an interaction caused by Cotrimoxazol, a drug combination used for decades (Antoniou et al.,
2011).

In summary, it can be stated that in drug therapy there is a high demand for both the
quantification of in vivo plasma and liquor drug concentrations and quantifying the effect
of different characteristics on the pharmacokinetics of the drugs. Thus, concentrations for
a broad range of substances which are used in the Cologne University Hospital should be
measured, including their respective metabolites. Concentrations both in plasma and in CSF
(for drugs supposed to have an effect on the central nervous system) will be quantified.
This screening approach is possible due to the increasing availability of highly sensitive
and selective liquid chromatography - tandem mass spectrometry (LC-MS/MS) methods, thereby
the number of measurable substances markedly increased. The initial focus of our project is
on the antiinfective, antineoplastic and antipsychotic agents.

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Organizational Data

  •   DRKS00006423
  •   2014/11/21
  •   2013/03/14
  •   yes
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Secondary IDs

  •   2013-000779-33 
  •   NCT01828372  (ClinicalTrials.gov)
  •   KPUK-12-GenPOPPK-2  (University of Cologne)
  •   2013-000779-33 
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Health Condition or Problem studied

  •   Liver Insufficiency
  •   Kidney Failure, Chronic
  •   Obesity
  •   Pregnancy
  •   Breast Feeding, Exclusive
  •   Sepsis
  •   Multiple Organ Failure
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Interventions/Observational Groups

  •   Other: additional blood withdrawals
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Characteristics

  •   Interventional
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  •   Single arm study
  •   Open (masking not used)
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  •   Uncontrolled/Single arm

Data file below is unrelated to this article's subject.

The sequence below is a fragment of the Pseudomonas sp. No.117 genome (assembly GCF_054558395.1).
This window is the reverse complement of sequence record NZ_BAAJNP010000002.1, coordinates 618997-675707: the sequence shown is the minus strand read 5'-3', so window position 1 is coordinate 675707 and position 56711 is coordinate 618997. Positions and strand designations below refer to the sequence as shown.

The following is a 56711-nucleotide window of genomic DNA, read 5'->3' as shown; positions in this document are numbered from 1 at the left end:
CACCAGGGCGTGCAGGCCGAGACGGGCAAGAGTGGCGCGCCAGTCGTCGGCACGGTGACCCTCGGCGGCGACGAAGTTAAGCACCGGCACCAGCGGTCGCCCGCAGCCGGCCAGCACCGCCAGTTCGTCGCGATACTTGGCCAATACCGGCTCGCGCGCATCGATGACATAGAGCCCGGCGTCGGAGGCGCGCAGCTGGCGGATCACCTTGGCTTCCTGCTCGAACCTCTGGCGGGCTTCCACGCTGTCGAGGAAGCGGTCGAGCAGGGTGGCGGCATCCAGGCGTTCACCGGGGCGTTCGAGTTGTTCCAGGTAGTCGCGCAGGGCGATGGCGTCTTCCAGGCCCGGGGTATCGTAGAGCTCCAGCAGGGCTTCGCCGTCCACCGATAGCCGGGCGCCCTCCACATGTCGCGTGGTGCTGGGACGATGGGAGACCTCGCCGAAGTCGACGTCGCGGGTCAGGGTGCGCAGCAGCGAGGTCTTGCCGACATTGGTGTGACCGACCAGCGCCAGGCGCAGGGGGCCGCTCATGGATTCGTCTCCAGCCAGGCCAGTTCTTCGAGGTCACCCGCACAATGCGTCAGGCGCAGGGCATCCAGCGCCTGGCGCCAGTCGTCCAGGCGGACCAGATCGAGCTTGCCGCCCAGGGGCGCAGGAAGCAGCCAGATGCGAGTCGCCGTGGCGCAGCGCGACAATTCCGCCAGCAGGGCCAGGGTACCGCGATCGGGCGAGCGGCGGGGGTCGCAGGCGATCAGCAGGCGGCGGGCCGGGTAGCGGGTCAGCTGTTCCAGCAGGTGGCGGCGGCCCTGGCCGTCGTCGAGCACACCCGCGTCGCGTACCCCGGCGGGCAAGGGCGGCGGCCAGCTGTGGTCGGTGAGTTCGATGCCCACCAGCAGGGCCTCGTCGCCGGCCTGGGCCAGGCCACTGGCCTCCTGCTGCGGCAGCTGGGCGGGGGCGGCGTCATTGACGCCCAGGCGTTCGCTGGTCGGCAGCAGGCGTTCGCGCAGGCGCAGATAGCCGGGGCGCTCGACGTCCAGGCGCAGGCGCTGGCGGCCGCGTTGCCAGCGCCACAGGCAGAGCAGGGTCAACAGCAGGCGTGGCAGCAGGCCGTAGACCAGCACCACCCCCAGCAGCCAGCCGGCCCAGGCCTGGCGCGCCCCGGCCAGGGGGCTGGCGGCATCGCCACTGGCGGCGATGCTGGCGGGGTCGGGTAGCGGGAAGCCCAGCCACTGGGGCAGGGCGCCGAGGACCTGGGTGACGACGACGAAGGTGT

•   Screening
  •   Single (group)
  •   N/A
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Primary Outcome

- Pharmacokinetic Outcome Measures (e.g., Cmax, AUC); time frame: within four weeks after administration of drug of interest; These assessments rely on multiple measurements over time and the Time Frame may include multiple time points describing the interval at which data are collected

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Secondary Outcome

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Countries of Recruitment

  •   Germany
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Locations of Recruitment

  •  
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Recruitment

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  •   2013/05/31
  •   1000
  •   Monocenter trial
  •   National
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Inclusion Criteria

  •   Both, male and female
  •   18   Years
  •   no maximum age
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Additional Inclusion Criteria

- Both genders are included.

- Patients willing and capable to confirm written consent prior to enrolment after
ample information was given are eligible for the study.

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Exclusion Criteria

- In Study Part B patients with hemoglobin less 7 mg/dl or less 10 mg/dl including
serious symptoms of anemia such as increased heart rate, shortness of breath,
dizziness, weakness etc.

- The hemoglobin value must not be 10 days or older.

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Addresses

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    • University of Cologne
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    • Department of Pharmacology
    • Uwe Fuhr, Professor 
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    • Uwe Fuhr, Professor 
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Sources of Monetary or Material Support

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    • Bitte wenden Sie sich an den Sponsor / Please refer to primary sponsor
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Status

  •   Recruiting planned
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Trial Publications, Results and other Documents

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The parameters in ClinicalTrials.gov and DRKS are not identical. Therefore the data import from ClinicalTrials.gov required adjustments. For full details please see the DRKS FAQs .
  •   1
  •   2014/07/16
* This entry means the parameter is not applicable or has not been set.